The Niagara Colloquium, at UB's Center for Tomorrow, an informal luncheon meeting of Canadian Studies scholars from the Niagara Region. This year’s event celebrated “Wine on the Border,” with a presentation from Dr. Linda Bramble, wine scholar, author and educator.






November 13th to 15th, 2009

Ontario-Quebec Physical Organic Minisymposium (POMS)

37th annual Quebec-Ontario Physical Organic Minsymposium meeting at the University at Buffalo. The event is generally organized by Canadian chemists interested in problems related to physical aspects of Organic Chemistry. However, the conference attracts many participants from New York and northern Midwestern states, and this year will be organized by John Richard and Tina Amyes, faculty of the UB Chemistry Department.

November 18th and 22nd, 2009                                                                                                                                                        Association for Canadian Studies in the United States (ACSUS)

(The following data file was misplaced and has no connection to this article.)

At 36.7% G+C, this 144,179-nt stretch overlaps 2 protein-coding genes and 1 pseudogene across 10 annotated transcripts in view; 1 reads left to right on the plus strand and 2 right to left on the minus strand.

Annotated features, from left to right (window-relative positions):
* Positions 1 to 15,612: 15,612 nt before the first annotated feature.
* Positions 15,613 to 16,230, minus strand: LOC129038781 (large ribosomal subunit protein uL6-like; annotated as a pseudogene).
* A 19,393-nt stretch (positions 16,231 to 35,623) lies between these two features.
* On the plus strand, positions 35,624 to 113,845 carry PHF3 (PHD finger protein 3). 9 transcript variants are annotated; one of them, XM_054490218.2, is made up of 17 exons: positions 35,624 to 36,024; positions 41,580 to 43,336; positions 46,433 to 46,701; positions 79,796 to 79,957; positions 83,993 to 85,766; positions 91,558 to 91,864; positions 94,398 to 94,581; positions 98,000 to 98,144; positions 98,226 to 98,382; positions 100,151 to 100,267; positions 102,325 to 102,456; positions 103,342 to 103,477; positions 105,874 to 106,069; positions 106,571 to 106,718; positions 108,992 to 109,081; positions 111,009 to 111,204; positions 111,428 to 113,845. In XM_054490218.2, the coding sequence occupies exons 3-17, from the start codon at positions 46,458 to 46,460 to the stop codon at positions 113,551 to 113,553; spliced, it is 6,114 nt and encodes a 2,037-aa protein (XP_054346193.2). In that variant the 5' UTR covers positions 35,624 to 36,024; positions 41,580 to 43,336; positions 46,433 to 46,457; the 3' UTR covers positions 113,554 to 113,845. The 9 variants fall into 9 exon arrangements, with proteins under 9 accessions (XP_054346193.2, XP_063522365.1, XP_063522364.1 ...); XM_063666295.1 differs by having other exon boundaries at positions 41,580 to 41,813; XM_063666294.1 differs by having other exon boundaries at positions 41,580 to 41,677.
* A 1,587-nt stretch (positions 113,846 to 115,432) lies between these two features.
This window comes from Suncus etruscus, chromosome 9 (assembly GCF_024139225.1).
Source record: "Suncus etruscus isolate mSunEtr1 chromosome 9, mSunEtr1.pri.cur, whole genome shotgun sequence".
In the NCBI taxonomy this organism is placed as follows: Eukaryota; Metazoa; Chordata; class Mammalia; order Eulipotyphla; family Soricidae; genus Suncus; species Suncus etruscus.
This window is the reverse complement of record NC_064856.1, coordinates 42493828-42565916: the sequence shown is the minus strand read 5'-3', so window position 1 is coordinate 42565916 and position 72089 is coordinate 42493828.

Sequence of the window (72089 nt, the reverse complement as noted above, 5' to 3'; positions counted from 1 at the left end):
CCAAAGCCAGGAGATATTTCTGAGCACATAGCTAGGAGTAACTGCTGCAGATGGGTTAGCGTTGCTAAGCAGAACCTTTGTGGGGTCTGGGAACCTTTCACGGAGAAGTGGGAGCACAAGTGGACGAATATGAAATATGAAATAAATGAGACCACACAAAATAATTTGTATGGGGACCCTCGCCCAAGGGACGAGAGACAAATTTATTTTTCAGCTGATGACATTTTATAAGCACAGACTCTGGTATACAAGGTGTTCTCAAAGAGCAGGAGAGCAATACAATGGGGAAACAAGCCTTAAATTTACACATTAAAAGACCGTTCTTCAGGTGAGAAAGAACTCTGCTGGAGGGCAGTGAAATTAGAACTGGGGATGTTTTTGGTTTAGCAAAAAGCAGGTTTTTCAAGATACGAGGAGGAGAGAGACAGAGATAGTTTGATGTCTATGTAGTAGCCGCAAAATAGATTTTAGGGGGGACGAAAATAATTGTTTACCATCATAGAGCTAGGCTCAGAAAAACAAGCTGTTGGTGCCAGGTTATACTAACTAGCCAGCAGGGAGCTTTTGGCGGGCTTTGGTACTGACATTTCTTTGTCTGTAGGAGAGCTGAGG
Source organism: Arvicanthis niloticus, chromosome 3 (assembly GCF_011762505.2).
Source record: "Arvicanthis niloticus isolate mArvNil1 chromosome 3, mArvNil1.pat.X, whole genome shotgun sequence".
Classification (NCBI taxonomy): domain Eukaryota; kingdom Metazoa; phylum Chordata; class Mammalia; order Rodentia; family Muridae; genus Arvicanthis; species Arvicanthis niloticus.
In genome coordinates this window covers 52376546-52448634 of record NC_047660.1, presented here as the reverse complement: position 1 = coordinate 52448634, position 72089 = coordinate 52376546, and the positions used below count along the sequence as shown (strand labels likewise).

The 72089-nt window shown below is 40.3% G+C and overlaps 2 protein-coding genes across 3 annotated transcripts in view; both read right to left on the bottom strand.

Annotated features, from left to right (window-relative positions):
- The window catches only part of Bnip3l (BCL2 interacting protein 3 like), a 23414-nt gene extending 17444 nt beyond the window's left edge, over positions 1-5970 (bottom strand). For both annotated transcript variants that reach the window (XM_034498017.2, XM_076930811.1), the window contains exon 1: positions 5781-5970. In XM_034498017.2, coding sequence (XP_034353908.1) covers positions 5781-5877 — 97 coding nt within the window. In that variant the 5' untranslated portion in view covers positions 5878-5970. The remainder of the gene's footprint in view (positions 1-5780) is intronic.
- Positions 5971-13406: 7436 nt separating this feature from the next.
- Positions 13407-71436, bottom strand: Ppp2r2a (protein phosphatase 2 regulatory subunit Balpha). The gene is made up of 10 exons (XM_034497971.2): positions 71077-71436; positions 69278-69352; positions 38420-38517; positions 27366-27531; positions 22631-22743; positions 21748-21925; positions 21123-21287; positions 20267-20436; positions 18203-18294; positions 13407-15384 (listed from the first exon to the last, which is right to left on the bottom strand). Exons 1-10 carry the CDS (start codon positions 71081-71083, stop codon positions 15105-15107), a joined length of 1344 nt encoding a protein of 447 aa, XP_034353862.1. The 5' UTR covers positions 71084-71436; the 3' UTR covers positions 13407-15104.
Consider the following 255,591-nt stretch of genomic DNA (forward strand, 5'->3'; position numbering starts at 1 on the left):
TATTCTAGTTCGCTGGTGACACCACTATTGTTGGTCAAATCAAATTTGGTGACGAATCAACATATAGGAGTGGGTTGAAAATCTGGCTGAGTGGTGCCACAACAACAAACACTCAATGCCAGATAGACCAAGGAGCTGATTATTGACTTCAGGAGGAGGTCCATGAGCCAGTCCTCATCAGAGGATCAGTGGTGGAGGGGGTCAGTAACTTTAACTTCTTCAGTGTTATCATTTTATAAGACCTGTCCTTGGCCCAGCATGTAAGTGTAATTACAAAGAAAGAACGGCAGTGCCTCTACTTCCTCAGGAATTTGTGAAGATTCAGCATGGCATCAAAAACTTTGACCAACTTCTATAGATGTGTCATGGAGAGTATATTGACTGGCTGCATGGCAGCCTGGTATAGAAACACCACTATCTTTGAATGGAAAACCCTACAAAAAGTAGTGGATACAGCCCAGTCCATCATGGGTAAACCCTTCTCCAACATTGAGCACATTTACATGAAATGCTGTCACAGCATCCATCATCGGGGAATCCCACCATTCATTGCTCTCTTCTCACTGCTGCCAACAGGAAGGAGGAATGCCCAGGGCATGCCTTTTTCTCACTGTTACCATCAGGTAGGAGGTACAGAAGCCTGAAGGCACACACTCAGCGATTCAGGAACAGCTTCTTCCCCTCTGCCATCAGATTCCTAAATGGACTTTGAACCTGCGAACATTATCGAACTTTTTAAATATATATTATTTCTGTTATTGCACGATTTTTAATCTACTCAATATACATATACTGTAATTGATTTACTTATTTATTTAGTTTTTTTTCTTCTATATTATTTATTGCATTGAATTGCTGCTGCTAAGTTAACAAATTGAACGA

20th Biennial Conference in San Diego, California.  Conference Information

November 20, 2009                                                                                                                                                                     Thinking Beyond the Nation-state: A Symposium on Empires, Diasporas, and Indigeneity - a US-Canadian Symposium at the Baldy Center for Law and Social Policy at the University at Buffalo.